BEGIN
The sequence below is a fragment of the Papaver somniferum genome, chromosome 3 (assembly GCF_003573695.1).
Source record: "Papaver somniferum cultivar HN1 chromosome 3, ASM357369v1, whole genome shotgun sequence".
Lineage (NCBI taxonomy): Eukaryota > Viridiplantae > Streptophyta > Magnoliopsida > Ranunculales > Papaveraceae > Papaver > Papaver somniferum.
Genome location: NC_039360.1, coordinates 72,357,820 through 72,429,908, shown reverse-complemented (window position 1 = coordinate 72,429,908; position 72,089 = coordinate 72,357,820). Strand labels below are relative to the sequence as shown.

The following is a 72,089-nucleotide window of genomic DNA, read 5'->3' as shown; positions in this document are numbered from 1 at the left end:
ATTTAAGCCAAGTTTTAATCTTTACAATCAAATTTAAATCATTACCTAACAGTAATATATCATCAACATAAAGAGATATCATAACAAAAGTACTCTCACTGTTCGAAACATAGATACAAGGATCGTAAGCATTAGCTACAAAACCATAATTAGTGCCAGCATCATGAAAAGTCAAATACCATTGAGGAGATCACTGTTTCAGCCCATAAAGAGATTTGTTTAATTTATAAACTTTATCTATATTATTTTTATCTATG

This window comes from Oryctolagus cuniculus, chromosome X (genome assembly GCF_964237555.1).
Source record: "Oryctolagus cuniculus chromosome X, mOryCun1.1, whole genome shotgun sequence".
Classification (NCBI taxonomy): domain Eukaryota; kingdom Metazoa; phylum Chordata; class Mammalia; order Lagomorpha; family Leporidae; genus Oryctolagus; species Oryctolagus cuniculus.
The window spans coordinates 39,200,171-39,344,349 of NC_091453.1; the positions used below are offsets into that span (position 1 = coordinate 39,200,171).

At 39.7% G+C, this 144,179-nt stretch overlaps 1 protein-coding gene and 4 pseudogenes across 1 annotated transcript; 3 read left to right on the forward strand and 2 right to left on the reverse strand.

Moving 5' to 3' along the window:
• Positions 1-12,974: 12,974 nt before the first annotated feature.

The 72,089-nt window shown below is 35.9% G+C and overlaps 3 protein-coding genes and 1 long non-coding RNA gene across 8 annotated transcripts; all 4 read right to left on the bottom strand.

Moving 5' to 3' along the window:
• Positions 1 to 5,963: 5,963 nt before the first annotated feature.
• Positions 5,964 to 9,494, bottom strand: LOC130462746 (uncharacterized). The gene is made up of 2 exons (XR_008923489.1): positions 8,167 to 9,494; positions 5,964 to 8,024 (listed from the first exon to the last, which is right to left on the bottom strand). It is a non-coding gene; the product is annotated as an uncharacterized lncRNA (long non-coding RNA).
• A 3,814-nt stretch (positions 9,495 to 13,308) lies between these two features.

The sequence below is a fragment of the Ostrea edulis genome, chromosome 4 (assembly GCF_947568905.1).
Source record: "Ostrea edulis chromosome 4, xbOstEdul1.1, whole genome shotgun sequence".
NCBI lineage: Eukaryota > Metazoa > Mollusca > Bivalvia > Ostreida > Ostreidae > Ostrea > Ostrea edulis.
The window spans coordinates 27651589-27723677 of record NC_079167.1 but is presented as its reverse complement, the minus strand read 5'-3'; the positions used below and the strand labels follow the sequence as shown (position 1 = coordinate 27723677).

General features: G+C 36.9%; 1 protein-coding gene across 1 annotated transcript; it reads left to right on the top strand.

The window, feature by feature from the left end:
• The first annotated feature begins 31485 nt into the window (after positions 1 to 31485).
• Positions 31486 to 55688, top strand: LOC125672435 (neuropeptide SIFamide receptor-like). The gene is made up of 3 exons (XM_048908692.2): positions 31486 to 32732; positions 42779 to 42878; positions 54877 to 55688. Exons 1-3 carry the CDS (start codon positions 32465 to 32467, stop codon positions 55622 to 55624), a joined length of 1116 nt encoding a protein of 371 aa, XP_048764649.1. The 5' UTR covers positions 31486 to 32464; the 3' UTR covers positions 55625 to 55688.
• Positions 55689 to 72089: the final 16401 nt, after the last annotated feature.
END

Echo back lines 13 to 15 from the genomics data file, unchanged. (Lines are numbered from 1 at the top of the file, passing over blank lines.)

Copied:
• Positions 1-12,974: 12,974 nt before the first annotated feature.

The 72,089-nt window shown below is 35.9% G+C and overlaps 3 protein-coding genes and 1 long non-coding RNA gene across 8 annotated transcripts; all 4 read right to left on the bottom strand.

Moving 5' to 3' along the window: